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CRM Strategy

Published
  • August 03 2000, 1:00am EDT
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As CRM moves from hype to reality, many mainstream organizations are finally biting the bullet and putting together a CRM strategy. It’s easy to say the word strategy, fairly easy to put together a strategy team, pretty easy to get buy-in that a strategy is needed and not too difficult to spell. However, the actual creation of the strategy is very elusive, and nailing the right deliverables, the right areas to investigate and the right approach is extremely difficult. This article provides a broad framework that many companies could use when embarking on such an initiative.

Symptoms

The drivers of creating a CRM strategy are varied. There are a handful of specific situations that propel organizations to develop a CRM strategy.

Multiple Marketing Departments or Divisions

Multiple areas of an organization marketing to the same customer base can lead to problems. Many times this acts as the catalyst for the move from product-centric to customer- centric. When organizations are aligned by product, they typically encounter uncoordinated marketing. Customers receive various offers from the different product lines with potentially conflicting messages. Customers then feel like they have to make a decision between one offer or another instead of being incented to get both.

Multiplying Touchpoints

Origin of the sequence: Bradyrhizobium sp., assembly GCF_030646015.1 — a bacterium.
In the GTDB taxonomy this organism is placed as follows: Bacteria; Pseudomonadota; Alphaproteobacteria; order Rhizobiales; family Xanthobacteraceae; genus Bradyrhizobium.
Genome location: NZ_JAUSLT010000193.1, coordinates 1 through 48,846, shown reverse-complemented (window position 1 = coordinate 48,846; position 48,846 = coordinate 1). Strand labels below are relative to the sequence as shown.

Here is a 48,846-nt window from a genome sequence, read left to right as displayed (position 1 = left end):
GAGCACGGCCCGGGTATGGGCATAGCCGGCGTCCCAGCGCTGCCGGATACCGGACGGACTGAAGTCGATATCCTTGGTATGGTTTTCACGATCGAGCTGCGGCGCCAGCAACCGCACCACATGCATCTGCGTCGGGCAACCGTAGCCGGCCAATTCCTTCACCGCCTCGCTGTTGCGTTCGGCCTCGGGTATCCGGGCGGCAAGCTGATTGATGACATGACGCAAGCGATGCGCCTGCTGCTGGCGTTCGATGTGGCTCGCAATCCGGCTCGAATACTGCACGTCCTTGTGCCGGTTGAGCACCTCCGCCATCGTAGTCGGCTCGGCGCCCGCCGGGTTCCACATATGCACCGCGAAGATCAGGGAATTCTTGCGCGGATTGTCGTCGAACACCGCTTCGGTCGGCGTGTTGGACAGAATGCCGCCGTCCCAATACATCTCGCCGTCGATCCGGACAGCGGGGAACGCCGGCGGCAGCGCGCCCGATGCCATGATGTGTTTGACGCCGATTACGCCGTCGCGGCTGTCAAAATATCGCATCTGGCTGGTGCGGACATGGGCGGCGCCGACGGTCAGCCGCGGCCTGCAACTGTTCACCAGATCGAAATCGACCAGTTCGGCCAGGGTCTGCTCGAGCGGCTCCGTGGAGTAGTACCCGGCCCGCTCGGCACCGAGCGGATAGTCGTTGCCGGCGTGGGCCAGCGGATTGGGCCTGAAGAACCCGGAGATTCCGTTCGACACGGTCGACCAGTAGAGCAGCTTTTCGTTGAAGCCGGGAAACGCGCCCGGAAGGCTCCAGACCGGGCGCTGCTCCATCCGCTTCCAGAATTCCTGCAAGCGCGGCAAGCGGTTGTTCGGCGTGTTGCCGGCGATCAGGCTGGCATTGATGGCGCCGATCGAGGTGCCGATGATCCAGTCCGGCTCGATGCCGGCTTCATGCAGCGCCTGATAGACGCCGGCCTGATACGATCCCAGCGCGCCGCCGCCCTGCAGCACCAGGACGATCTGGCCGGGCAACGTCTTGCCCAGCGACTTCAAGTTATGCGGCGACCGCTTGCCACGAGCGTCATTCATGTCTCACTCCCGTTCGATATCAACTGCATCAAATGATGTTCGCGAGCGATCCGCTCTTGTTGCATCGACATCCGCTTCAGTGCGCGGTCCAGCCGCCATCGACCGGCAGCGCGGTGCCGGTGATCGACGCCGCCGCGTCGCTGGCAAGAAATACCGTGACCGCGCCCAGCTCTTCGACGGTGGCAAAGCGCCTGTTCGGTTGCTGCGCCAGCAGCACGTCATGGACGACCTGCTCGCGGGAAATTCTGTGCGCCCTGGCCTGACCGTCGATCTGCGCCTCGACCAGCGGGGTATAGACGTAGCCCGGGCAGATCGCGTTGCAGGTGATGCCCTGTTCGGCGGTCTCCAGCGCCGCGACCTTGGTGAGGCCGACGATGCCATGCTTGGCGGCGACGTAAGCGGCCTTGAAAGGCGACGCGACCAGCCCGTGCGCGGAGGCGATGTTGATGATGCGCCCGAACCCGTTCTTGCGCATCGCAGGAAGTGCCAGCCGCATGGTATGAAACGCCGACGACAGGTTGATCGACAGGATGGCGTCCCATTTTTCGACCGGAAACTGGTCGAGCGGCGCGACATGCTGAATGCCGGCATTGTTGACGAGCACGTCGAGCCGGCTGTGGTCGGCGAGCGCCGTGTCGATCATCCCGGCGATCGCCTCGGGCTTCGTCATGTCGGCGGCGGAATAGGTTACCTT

Companies are finding that touchpoints with their customers are rapidly multiplying, though banks and other financial services may be getting hit the hardest. The Web, kiosks, call centers, sales, wireless, e-mail, etc. are only a few of these new channels. As individual business professionals, we feel this effect as well. How many of you have voice mail at the office, at home, on your cell phone and on your pager? Add that to 40+ e-mails a day (possibly across multiple e-mail addresses) and the act of checking and responding to messages can be an eight-hour day in and of itself. When you multiply your numbers by the hundreds of thousands your organization encounters, the results are staggering.

Nobody is Using the Data Warehouse

Many data warehouses have a solid architecture, data quality and work quite well. Why aren’t they being leveraged? CRM efforts can help resurrect the energy and purpose behind the data warehouse.

Several Databases

Along with multiple marketing departments, organizations may have multiple databases – be they marketing databases or otherwise. Multiple databases cause the same issues as multiple marketing departments. Holistic views of the customer are difficult, limiting the creativity behind retention and loyalty programs.

Happy Days are Coming to an End